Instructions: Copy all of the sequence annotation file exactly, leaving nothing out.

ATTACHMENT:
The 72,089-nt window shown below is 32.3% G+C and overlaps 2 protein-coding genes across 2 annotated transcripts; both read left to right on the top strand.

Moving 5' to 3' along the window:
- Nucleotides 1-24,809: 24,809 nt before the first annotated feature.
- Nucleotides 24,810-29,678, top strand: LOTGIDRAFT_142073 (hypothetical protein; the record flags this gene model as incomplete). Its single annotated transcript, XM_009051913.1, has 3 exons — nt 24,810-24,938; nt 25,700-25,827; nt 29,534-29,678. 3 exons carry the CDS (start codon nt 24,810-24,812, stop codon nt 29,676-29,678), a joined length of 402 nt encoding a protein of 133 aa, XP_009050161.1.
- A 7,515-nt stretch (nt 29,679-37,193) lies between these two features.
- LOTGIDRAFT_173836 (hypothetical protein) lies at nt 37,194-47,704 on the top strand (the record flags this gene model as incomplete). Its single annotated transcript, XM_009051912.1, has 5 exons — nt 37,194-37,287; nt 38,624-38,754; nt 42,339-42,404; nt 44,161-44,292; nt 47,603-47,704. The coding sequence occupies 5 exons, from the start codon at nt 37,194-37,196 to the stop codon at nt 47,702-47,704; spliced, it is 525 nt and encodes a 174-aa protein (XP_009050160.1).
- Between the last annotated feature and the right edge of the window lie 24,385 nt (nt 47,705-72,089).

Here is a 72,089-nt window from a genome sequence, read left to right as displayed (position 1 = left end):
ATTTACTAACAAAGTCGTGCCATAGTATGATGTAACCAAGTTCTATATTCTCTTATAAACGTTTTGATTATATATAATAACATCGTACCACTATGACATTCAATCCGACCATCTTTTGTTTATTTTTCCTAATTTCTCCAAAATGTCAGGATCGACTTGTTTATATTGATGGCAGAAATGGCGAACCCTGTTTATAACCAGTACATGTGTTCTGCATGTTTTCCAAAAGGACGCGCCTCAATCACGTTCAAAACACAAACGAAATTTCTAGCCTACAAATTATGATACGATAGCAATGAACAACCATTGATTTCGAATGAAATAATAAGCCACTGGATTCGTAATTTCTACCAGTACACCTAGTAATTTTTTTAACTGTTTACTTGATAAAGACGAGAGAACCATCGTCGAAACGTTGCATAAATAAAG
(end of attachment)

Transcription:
The 72,089-nt window shown below is 32.3% G+C and overlaps 2 protein-coding genes across 2 annotated transcripts; both read left to right on the top strand.

Moving 5' to 3' along the window:
- Nucleotides 1-24,809: 24,809 nt before the first annotated feature.
- Nucleotides 24,810-29,678, top strand: LOTGIDRAFT_142073 (hypothetical protein; the record flags this gene model as incomplete). Its single annotated transcript, XM_009051913.1, has 3 exons — nt 24,810-24,938; nt 25,700-25,827; nt 29,534-29,678. 3 exons carry the CDS (start codon nt 24,810-24,812, stop codon nt 29,676-29,678), a joined length of 402 nt encoding a protein of 133 aa, XP_009050161.1.
- A 7,515-nt stretch (nt 29,679-37,193) lies between these two features.
- LOTGIDRAFT_173836 (hypothetical protein) lies at nt 37,194-47,704 on the top strand (the record flags this gene model as incomplete). Its single annotated transcript, XM_009051912.1, has 5 exons — nt 37,194-37,287; nt 38,624-38,754; nt 42,339-42,404; nt 44,161-44,292; nt 47,603-47,704. The coding sequence occupies 5 exons, from the start codon at nt 37,194-37,196 to the stop codon at nt 47,702-47,704; spliced, it is 525 nt and encodes a 174-aa protein (XP_009050160.1).
- Between the last annotated feature and the right edge of the window lie 24,385 nt (nt 47,705-72,089).

Here is a 72,089-nt window from a genome sequence, read left to right as displayed (position 1 = left end):
ATTTACTAACAAAGTCGTGCCATAGTATGATGTAACCAAGTTCTATATTCTCTTATAAACGTTTTGATTATATATAATAACATCGTACCACTATGACATTCAATCCGACCATCTTTTGTTTATTTTTCCTAATTTCTCCAAAATGTCAGGATCGACTTGTTTATATTGATGGCAGAAATGGCGAACCCTGTTTATAACCAGTACATGTGTTCTGCATGTTTTCCAAAAGGACGCGCCTCAATCACGTTCAAAACACAAACGAAATTTCTAGCCTACAAATTATGATACGATAGCAATGAACAACCATTGATTTCGAATGAAATAATAAGCCACTGGATTCGTAATTTCTACCAGTACACCTAGTAATTTTTTTAACTGTTTACTTGATAAAGACGAGAGAACCATCGTCGAAACGTTGCATAAATAAAG